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Hoffmann, R. A wiki for the life sciences where authorship matters. Nature Genetics (2008)

Evidence for local relaxin ligand-receptor expression and function in arteries.

Relaxin is a 6 kDa protein hormone produced by the corpus luteum and secreted into the blood during pregnancy in rodents and humans. Growing evidence indicates that circulating relaxin causes vasodilatation and increases in arterial compliance, which may be among its most important actions during pregnancy. Here we investigated whether there is local expression and function of relaxin and relaxin receptor in arteries of nonpregnant females and males. Relaxin-1 and its major receptor, Lgr7, mRNA are expressed in thoracic aortas, small renal and mesenteric arteries from mice and rats of both sexes, as well as in small renal arteries from female tammar wallabies (an Australian marsupial). Using available antibodies for rat and mouse Lgr7 receptor and rat relaxin, we also identified protein expression in arteries. Small renal arteries isolated from relaxin-1 gene-deficient mice demonstrate enhanced myogenic reactivity and decreased passive compliance relative to wild-type (WT) and heterozygous mice. Taken together, these findings reveal an arterial-derived, relaxin ligand-receptor system that acts locally to regulate arterial function.[1]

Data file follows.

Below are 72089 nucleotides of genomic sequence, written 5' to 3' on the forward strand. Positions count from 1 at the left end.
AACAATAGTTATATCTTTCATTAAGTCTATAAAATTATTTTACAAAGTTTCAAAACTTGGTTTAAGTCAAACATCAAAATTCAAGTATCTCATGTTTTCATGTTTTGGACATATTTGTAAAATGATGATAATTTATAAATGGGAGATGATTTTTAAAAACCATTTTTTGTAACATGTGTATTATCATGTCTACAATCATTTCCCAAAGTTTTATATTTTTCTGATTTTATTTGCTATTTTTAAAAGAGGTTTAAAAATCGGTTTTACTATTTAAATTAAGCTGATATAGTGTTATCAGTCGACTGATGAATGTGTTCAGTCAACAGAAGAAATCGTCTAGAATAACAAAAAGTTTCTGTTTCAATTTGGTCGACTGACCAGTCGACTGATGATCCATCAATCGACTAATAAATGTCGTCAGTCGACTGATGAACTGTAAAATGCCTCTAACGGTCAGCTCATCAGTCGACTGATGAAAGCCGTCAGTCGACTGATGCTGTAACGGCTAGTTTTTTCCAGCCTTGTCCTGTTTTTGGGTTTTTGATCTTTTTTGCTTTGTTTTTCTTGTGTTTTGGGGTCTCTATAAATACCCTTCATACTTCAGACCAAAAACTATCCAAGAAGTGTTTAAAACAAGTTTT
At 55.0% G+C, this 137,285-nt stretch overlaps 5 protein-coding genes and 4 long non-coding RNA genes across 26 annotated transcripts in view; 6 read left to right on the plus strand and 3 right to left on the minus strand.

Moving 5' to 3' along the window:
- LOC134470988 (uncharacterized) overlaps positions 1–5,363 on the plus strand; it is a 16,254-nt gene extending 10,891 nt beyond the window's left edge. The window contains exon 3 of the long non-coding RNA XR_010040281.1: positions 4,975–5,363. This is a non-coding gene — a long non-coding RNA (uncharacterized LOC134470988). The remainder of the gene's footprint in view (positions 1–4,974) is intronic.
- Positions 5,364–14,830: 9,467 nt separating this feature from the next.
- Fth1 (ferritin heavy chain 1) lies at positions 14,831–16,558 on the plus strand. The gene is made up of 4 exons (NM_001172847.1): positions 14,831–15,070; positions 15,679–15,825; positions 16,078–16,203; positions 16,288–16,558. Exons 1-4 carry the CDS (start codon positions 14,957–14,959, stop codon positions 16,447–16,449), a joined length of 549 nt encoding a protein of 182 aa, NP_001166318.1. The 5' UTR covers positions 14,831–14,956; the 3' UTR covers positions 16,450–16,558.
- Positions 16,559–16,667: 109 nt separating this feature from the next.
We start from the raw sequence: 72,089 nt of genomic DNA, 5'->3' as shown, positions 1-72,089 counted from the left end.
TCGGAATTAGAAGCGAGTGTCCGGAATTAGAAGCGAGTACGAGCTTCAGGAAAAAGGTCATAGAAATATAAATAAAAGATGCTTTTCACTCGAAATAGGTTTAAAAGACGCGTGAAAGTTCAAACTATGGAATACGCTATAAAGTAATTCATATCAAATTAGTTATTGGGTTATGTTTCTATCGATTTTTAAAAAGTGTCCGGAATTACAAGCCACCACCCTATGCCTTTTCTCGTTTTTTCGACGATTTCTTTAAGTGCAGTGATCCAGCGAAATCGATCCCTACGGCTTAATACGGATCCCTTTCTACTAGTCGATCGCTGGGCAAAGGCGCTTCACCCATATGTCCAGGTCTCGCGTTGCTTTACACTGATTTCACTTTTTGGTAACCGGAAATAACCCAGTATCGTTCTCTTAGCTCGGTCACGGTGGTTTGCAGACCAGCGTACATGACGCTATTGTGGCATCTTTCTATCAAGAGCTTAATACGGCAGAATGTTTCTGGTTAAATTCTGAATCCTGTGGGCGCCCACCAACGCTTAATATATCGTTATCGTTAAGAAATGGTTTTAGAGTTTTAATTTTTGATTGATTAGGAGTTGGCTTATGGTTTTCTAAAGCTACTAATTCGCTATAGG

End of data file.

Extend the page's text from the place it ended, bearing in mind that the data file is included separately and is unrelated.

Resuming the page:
1. Evidence for local relaxin ligand-receptor expression and function in arteries. Novak, J., Parry, L.J., Matthews, J.E., Kerchner, L.J., Indovina, K., Hanley-Yanez, K., Doty, K.D., Debrah, D.O., Shroff, S.G., Conrad, K.P. FASEB J. (2006) [Pubmed]
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